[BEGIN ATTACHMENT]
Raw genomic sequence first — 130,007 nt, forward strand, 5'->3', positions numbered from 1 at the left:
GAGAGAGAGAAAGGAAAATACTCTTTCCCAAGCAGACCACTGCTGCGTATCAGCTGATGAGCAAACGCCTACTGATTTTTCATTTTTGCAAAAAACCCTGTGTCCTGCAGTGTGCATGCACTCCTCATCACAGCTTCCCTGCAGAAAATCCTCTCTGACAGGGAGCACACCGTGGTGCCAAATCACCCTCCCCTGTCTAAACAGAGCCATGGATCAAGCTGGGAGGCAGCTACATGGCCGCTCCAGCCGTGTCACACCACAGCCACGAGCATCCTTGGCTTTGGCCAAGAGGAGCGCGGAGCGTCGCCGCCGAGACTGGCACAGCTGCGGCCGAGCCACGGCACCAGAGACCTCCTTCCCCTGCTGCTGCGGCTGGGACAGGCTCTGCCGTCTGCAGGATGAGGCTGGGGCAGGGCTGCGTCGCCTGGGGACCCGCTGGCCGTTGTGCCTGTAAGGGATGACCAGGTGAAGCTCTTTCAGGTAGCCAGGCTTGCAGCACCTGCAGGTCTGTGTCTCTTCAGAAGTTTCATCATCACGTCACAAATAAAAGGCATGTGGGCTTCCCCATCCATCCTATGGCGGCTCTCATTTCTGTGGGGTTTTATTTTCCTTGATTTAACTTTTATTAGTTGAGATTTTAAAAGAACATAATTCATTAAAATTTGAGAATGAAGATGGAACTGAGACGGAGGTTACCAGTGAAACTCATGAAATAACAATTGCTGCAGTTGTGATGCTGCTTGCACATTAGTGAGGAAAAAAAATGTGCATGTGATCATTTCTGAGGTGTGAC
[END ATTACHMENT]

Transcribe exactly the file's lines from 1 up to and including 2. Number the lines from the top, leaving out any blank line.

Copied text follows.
Raw genomic sequence first — 130,007 nt, forward strand, 5'->3', positions numbered from 1 at the left:
GAGAGAGAGAAAGGAAAATACTCTTTCCCAAGCAGACCACTGCTGCGTATCAGCTGATGAGCAAACGCCTACTGATTTTTCATTTTTGCAAAAAACCCTGTGTCCTGCAGTGTGCATGCACTCCTCATCACAGCTTCCCTGCAGAAAATCCTCTCTGACAGGGAGCACACCGTGGTGCCAAATCACCCTCCCCTGTCTAAACAGAGCCATGGATCAAGCTGGGAGGCAGCTACATGGCCGCTCCAGCCGTGTCACACCACAGCCACGAGCATCCTTGGCTTTGGCCAAGAGGAGCGCGGAGCGTCGCCGCCGAGACTGGCACAGCTGCGGCCGAGCCACGGCACCAGAGACCTCCTTCCCCTGCTGCTGCGGCTGGGACAGGCTCTGCCGTCTGCAGGATGAGGCTGGGGCAGGGCTGCGTCGCCTGGGGACCCGCTGGCCGTTGTGCCTGTAAGGGATGACCAGGTGAAGCTCTTTCAGGTAGCCAGGCTTGCAGCACCTGCAGGTCTGTGTCTCTTCAGAAGTTTCATCATCACGTCACAAATAAAAGGCATGTGGGCTTCCCCATCCATCCTATGGCGGCTCTCATTTCTGTGGGGTTTTATTTTCCTTGATTTAACTTTTATTAGTTGAGATTTTAAAAGAACATAATTCATTAAAATTTGAGAATGAAGATGGAACTGAGACGGAGGTTACCAGTGAAACTCATGAAATAACAATTGCTGCAGTTGTGATGCTGCTTGCACATTAGTGAGGAAAAAAAATGTGCATGTGATCATTTCTGAGGTGTGAC